Mucormycosis is a rare, but life threatening, angioinvasive fungal infection that affects immunocompromised patients. This includes patients undergoing chemotherapy for hematological malignancies and transplant recipients on chronic immunosuppression. It also affects patients who are malnourished and most commonly affects the pulmonary and rhinocerebral systems. Rarely, the gastrointestinal system is involved, with the stomach being the most common, followed by colon and small bowel; the rate of GI involvement is 3 to 7 percent.2,4 Notably, infection of the appendix is extremely rare. GI mucormycosis infections develop through the breakdown of the gastrointestinal mucosa, allowing cells or spores to infiltrate. Fungus then grows in the vasculature and thus can spread to other organs, including the liver and lungs. Dissemination via the vasculature additionally causes thrombosis, infarction, and hemorrhage.4 In its disseminated form, the mortality rate of Mucormycosis approaches 95 percent.3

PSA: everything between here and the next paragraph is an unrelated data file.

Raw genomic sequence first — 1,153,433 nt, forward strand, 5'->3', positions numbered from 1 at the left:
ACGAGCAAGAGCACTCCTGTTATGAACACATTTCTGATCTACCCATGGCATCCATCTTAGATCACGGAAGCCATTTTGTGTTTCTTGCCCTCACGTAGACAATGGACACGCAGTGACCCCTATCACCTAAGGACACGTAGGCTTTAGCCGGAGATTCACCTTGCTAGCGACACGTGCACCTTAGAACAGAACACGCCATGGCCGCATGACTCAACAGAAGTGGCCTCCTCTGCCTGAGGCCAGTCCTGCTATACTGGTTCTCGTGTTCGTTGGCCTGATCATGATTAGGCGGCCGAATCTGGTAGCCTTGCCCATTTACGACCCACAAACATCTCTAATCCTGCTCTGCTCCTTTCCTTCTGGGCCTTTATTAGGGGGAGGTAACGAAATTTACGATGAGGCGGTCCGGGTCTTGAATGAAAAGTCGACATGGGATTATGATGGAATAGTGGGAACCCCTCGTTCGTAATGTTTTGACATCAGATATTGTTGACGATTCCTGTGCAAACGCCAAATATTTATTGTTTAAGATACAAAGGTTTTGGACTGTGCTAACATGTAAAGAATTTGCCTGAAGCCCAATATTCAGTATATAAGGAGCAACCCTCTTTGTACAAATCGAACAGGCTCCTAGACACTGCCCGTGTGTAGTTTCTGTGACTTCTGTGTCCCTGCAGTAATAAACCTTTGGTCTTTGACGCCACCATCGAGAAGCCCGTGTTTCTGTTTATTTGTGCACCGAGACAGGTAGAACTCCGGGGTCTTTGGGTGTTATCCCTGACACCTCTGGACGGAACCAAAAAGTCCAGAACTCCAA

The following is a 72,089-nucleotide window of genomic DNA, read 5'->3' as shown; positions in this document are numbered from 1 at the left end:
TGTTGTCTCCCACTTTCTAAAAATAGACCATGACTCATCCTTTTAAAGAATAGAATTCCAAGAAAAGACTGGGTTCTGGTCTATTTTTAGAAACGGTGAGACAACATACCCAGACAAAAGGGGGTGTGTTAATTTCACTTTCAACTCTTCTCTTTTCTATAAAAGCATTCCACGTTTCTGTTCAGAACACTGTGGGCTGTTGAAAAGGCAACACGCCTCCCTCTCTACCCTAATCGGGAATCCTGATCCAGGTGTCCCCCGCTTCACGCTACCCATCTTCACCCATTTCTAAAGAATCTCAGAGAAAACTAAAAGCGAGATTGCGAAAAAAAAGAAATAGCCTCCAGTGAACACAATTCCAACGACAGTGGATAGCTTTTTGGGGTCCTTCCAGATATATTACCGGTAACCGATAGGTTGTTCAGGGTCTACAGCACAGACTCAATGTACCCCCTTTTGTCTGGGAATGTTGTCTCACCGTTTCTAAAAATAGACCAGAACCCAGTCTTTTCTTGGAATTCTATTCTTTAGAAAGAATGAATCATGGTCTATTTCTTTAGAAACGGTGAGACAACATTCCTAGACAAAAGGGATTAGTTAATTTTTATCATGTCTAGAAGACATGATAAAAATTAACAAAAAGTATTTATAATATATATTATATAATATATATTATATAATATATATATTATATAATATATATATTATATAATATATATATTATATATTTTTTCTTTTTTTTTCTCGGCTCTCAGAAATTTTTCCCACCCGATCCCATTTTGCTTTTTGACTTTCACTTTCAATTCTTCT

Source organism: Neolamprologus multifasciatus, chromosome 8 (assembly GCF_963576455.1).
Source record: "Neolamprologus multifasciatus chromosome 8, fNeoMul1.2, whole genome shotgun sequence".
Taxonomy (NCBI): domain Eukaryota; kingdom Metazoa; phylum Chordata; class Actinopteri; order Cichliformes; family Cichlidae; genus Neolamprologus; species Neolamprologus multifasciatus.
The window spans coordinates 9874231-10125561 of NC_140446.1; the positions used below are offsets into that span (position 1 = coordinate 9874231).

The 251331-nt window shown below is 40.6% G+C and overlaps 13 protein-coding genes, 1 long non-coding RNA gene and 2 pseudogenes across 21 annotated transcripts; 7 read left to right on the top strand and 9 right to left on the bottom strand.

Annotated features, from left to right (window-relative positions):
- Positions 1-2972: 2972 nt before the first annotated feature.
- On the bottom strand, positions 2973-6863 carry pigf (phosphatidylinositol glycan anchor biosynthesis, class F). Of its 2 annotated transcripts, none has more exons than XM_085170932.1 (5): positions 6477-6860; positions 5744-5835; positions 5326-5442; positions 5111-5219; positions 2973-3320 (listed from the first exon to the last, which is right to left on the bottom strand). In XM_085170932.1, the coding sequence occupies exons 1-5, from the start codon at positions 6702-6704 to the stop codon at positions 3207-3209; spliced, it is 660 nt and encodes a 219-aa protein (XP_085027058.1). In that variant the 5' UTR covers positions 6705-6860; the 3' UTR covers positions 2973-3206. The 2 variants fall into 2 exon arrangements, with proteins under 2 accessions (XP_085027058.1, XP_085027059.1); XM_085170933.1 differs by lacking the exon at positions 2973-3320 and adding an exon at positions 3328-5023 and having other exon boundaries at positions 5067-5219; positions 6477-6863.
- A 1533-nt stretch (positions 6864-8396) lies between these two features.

Symptoms of appendiceal mucormycosis are similar to bacterial appendicitis which includes fever, diarrhea, nausea and abdominal pain. The presentation may also be confused with typhlitis, which is managed conservatively with antibiotics. CT imaging shows thickening of the bowel wall that over time develops into bowel wall thinning and necrosis.2 Among patients with hematological malignancies undergoing treatment, those diagnosed with AML are at the highest risk of developing mucormycosis (1 to 1.9 percent in AML compared to 0.1 percent, respectively).1 Treatment of mucormycosis involves early surgical and medical treatment. Guidelines from the Third European Conference on Infections in Leukemia (ECIL 3) recommend liposomal amphotericin B as the initial treatment, as the liposomal formulation has less nephrotoxicity. Liposomal amphotericin B can be used in combination with posaconazole for patients who are refractory or intolerant to liposomal amphotericin B. A systematic review performed by ECIL 3, examined 929 published cases between 1885 and 2005 (200 years), and found that patients treated with surgery and antifungal therapy had significantly improved mortality rates compared to those treated with surgery only or liposomal amphotericin B only (70 percent vs 61 percent vs 57 percent, respectively).1,5 In neutropenic patients, ECIL 3 recommends the use of granulocyte colony-stimulating factor (G-CSF), granulocyte macrophage colony-stimulating factor (GM-CSF), and interferon-gamma (IFN-gamma) to increase the amount of polymorphonuclear leukocytes and macrophages, improving the immune defense against mucormycosis.1 The diagnosis of mucormycosis is established by pathology, which shows aseptate, wide hyphae branching at right angles.2 Mucormycosis is rarely diagnosed preoperatively, which results in delay in proper treatment.